The Rock Hill Herald: Clements for Senate
Green Party candidate Tom Clements offers a viable alternative in this race.
Published: Saturday, Oct. 30, 2010 / Updated: Friday, Oct. 29, 2010 11:44 PM
In the race for U.S. Senate, we endorse Green Party candidate Tom Clements.
Rock Hill Herald Endorses Tom Clements for US Senate
Third-party candidates are playing a central role in a number of high-profile races this year, and in South Carolina’s Senate race, we think Clements deserves the attention of voters.
His appeal is bolstered by issues with the two other candidates running this year. Alvin Greene, as much of the nation is aware, was the surprise winner of the Democratic senatorial primary. His campaign can be dismissed as sadly inadequate.
Incumbent Sen. Jim DeMint is the prohibitive favorite in this race. But while he is popular with many voters, his extreme views go too far for a large segment of South Carolinians.
Clements has never run for office before or been involved in any party’s politics before. But he is no stranger to public service. He was approached by state Green Party members in large part because of his role as a nationally known environmental advocate and expert on nuclear power issues.
A Georgia native, Clements became the Southeastern coordinator for Friends of the Earth in Columbia in 2008. In that capacity, he focuses on issues related to nuclear power and nuclear waste, and is the public interest watchdog over the Department of Energy’s Savannah River site.
He worked for 13 years with Greenpeace International and for three years as the executive director of the Nuclear Control Institute in Washington, D.C.. He has extensive foreign policy experience as a leading nuclear antiproliferation advocate.
While the environment, and global warming in particular, is his area of expertise, he also is fluent on a number of other critical issues, including the need to support small businesses, preserving Social Security, supporting education, making health care available to all Americans and ending the wars in Iraq and Afghanistan.
Clements is a thoughtful and articulate advocate for a variety of causes supported by many South Carolina voters, particularly those issues involving preservation of our precious natural resources. Clements, we think, would represent the interests of the state well in the Senate.
Sen. DeMint also boasts the support of a large segment of the state’s voters, perhaps even a majority. This time around, however, he seems to be taking that support for granted. DeMint has spent next to no time or money campaigning in the state on his own behalf, choosing instead to barnstorm the country on behalf of tea party candidates in other states.
While his goal is to elect more senators who think like he does, that effort comes at the expense of spending time in his home state, making the case to South Carolinians as to why he should represent the state for the next six years.
DeMint is entitled to feel secure that a large percentage of the state’s voters — and many other Americans — share his conservative views. But clearly, some of his views are so radical that he has estranged himself from many, even including some Republican colleagues in the Senate.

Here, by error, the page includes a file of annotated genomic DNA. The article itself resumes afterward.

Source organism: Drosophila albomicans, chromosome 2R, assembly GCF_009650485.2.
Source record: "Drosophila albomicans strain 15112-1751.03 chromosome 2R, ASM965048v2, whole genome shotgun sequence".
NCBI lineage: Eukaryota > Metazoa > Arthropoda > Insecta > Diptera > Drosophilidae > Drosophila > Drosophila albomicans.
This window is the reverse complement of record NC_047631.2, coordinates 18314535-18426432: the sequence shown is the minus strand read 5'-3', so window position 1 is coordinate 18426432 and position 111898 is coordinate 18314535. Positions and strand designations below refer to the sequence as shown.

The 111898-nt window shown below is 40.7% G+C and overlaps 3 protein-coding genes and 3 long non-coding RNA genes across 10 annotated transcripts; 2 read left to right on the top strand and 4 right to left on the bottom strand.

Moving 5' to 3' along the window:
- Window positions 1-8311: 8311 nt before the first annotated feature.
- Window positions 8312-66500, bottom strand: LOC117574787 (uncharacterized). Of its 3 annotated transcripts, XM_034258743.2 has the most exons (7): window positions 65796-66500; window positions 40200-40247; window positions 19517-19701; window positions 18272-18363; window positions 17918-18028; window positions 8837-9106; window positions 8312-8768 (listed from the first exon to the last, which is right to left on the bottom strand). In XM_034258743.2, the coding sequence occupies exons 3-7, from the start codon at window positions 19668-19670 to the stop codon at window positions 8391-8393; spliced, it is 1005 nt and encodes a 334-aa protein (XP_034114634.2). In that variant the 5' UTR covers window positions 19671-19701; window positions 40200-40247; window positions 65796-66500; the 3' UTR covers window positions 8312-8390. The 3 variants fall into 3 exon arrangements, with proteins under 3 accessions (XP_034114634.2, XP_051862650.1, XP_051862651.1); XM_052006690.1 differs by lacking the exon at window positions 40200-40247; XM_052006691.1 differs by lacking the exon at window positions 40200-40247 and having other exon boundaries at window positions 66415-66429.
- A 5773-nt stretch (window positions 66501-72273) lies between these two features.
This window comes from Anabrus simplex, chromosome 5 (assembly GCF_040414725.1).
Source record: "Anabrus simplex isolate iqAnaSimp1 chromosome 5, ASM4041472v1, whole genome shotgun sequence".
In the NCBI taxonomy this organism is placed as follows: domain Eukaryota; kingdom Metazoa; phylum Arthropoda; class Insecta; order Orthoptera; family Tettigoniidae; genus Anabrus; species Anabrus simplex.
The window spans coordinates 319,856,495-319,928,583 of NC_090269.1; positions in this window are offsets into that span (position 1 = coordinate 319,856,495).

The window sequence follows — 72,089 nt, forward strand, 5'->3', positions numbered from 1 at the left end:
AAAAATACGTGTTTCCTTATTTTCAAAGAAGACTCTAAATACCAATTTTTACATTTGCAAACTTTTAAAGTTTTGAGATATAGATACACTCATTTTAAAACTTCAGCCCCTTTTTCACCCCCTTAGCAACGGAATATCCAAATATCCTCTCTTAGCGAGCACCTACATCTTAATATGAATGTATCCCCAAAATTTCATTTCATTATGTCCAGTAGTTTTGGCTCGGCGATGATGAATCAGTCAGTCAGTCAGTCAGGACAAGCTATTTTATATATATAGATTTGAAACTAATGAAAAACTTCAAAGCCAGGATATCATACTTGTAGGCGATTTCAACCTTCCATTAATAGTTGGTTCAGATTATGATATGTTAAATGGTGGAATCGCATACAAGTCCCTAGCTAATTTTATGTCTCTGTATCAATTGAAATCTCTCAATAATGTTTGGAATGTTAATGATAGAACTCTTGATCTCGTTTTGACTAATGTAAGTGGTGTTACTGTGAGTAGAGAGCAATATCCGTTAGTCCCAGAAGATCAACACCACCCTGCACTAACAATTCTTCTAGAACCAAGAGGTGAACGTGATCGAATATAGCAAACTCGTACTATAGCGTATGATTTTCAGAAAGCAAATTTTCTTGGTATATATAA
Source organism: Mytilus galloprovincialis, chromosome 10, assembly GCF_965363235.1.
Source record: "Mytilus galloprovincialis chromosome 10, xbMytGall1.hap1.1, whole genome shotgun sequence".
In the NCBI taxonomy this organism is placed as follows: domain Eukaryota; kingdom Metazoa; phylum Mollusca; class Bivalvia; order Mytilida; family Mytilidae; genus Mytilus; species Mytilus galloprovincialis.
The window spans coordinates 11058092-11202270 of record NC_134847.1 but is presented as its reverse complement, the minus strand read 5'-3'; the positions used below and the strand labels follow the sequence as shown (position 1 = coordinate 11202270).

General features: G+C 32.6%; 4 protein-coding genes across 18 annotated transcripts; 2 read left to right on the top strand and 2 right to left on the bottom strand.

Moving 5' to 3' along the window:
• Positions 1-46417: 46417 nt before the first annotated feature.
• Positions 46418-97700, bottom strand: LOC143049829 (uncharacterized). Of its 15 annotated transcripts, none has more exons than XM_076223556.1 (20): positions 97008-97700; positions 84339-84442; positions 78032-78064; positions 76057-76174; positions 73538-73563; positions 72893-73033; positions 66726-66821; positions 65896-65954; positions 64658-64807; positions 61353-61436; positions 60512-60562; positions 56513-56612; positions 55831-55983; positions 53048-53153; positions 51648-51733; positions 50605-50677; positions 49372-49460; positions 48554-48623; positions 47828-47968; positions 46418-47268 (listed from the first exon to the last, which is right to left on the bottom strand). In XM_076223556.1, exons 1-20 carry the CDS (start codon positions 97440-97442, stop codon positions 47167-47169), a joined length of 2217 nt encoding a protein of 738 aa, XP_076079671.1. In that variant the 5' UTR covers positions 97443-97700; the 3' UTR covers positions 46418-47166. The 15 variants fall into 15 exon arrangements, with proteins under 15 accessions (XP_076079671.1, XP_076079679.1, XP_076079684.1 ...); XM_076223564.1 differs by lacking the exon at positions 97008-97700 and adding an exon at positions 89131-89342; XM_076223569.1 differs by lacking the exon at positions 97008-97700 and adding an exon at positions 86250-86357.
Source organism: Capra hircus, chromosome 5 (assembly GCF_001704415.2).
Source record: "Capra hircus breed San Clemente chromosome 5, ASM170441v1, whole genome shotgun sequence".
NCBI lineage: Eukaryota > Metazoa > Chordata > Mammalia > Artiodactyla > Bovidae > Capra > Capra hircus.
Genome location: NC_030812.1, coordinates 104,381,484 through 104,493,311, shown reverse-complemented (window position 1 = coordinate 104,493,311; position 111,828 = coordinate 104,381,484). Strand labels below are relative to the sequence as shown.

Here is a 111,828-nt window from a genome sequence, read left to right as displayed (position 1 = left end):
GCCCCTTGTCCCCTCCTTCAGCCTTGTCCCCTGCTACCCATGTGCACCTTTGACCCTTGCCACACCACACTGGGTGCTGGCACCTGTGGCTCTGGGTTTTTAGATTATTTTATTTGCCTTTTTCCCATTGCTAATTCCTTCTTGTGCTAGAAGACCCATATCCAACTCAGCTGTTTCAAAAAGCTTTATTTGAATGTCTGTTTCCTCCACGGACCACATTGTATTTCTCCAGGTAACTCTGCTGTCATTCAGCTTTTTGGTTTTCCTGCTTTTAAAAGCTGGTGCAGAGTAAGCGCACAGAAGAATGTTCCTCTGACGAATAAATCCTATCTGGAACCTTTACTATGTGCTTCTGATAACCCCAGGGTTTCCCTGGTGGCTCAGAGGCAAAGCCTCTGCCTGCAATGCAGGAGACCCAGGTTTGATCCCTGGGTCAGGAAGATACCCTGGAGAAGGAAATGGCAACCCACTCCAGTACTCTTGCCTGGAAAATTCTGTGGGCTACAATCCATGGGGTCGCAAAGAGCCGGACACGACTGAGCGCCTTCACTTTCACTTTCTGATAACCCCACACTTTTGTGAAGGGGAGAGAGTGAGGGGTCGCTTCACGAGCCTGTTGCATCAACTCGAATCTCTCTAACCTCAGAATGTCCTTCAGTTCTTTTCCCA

For example, many of his supporters are pro-life, as he is. But how many Republicans share his view that abortion is wrong even in the case rape or incest?
Many, like DeMint, might oppose same-sex marriage. But do they share his view that gays and unwed single mothers are unfit to teach in the classroom?
Many, like DeMint, might oppose most congressional earmarks as pork-barrel spending. But do they oppose, as he does, an earmark that would provide $400,000 to study the dredging of the Port of Charleston, which could be crucial if the port is to capitalize on traffic from a widened Panama Canal beginning in 2014?
South Carolina’s other U.S. senator, Lindsey Graham, by the way, sponsored the earmark for the study.
Some of DeMint’s stances have been an outright embarrassment to the state.
Most recently, DeMint opportunistically jumped on the firing of NPR/Fox News analyst Juan Williams to introduce a bill to cut off all federal funding for National Public Radio and the Public Broadcasting Service. In fact, NPR was well within its rights as an employer to fire Williams over his ill-chosen remarks regarding his fears about sharing a plane with people in Muslim garb. NPR also had warned him on a number of occasions about a possible conflict of interest in his working for the two organizations.
Those radical views will make him a major cause of gridlock regardless of which party controls Congress. DeMint’s goal is to promote an uncompromising brand of conservatism that shuns the common ground in favor of ideological purity.
Congress doesn’t need more rancor and partisan divisiveness. It needs members from both parties who are capable of working together for the common good.
In this race, Clements and DeMint are the only viable candidates. We think, however, that Clements would, ultimately, be a more effective advocate for the interests of this state.
See the Clements For Senate You Tube Channel at Youtube – TomClementsSenate.